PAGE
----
The Australian Trucking Association (ATA) said its plan for fairer industry contracts would also enable the Fair Work Commission (FWC) to set a mandatory fuel ley formula.
The peak body is lobbying for the changes ahead of the FWC stepping up to take more control over how the industry is run, as the federal government first revealed at the Jobs and Skills Summit in September 2022.
“Under our plan, the commission would be able to make orders setting road transport contract standards, including a mandatory formula for setting and adjusting fuel levies,” said Smith, a former truckie himself and now managing director of D&S Smith Haulage in SA.
“The commission should not be able set a percentage fuel levy rate, because the inputs to any formula would vary from business to business.”
Smith said the fuel levy formula would need to factor in changes to the Australian Government’s road user charge.
“Some rate review clauses in industry contracts are based on the price of fuel, but changes to the road user charge don’t affect the fuel price – they change the fuel tax credits that trucking businesses can claim on their monthly or quarterly BAS.
“The Australian Government has just increased the road user charge from 27.2 cents per litre to 28.8 cents per litre, and it will go up another 3.6 cents per litre over the next two years.
“Any fuel levy formula needs to take these increases into account.”
The ATA said its research shows that only 34 per cent of trucking businesses are able to pass on increases in their fuel costs, including as a result of changes in their fuel tax credits.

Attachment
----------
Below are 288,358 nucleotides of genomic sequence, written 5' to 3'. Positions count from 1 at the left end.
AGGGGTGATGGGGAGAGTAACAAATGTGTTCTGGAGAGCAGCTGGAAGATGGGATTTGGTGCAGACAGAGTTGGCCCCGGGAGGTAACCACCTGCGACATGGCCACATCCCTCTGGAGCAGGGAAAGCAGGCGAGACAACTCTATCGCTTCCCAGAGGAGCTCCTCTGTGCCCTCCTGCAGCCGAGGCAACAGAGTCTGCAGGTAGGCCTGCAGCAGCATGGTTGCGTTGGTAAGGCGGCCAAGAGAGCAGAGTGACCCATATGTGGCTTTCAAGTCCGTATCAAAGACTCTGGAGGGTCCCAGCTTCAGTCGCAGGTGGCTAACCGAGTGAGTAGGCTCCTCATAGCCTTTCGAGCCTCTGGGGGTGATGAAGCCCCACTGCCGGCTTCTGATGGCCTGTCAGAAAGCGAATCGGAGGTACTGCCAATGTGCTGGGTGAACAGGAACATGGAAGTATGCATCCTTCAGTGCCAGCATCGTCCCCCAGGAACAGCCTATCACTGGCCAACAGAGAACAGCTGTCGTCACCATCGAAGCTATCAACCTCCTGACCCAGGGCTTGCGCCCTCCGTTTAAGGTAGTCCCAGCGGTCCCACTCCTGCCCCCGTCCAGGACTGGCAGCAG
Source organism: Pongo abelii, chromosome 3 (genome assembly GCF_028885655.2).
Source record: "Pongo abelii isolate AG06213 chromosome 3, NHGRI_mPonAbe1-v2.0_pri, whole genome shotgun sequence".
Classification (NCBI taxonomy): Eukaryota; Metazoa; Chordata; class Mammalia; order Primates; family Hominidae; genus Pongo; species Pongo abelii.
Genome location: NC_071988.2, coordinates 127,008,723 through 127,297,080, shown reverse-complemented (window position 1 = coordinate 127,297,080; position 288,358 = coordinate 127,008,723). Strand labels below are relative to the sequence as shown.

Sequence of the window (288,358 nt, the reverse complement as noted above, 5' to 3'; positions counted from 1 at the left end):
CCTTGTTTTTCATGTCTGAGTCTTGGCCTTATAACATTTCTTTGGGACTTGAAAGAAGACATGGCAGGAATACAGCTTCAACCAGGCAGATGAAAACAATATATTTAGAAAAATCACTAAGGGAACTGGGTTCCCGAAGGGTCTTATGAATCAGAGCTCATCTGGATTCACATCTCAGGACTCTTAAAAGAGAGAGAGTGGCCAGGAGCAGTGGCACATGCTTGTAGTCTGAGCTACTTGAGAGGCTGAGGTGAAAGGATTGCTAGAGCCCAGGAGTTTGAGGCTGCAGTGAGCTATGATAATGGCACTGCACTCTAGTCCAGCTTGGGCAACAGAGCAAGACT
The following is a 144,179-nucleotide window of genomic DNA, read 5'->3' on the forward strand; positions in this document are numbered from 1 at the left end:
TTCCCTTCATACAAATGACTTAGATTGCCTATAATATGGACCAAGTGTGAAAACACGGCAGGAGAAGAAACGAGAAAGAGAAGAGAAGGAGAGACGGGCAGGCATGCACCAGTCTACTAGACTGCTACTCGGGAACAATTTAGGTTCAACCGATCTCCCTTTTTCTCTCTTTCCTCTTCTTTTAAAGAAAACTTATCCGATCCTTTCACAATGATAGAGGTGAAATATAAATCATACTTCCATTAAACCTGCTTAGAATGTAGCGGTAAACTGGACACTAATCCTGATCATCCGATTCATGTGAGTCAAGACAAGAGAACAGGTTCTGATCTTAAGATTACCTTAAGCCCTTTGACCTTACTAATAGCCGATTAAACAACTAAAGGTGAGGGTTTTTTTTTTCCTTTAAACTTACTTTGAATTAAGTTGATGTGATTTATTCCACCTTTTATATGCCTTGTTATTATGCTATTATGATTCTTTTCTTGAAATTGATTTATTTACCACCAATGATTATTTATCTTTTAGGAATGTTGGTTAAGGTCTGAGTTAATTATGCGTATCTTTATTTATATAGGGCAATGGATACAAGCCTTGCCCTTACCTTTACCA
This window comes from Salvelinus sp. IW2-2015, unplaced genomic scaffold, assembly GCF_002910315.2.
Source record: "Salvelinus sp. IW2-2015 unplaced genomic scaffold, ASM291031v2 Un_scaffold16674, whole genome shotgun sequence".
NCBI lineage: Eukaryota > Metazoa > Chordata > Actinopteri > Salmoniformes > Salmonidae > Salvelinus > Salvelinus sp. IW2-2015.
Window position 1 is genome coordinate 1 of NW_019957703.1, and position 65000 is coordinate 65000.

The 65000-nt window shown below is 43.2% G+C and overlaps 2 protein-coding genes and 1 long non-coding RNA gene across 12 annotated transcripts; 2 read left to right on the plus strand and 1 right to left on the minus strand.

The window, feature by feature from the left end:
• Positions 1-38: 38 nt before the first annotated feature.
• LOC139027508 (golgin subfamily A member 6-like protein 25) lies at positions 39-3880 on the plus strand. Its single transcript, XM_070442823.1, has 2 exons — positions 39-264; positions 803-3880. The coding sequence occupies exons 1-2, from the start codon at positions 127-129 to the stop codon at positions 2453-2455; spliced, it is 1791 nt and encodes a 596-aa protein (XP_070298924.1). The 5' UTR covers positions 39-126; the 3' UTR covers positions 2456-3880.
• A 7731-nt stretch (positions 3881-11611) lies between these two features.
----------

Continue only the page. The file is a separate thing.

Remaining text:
ATA CEO Mat Munro was at Parliament House last week talking to senators about the association’s fair trucking industry contracts plan.
Munro met with Senator Tony Sheldon (ALP, NSW), Senator Glenn Sterle (ALP, WA) and TWU national secretary Michael Kaine, as well as with Senator Tammy Tyrrell (JLN, Tas).
“I explained that the ATA’s objective was to make the Government’s legislation work, rather than trying to stop it,” Munro said.
“I argued that the reforms must not create a two tiered system of standards and must not override the work of the NHVR and the other state safety regulators.”
The ATA said it continues to work closely with the Office of Minister for Employment and Workplace Relations, Tony Burke, and his department as the consultation process nears its end and legislative drafting commences.
The ATA also met recently with Treasury officials and the Department of Infrastructure, Transport, Regional Development, Communications and the Arts to assist their understanding of potential economic impacts and the risk of regulatory overlap.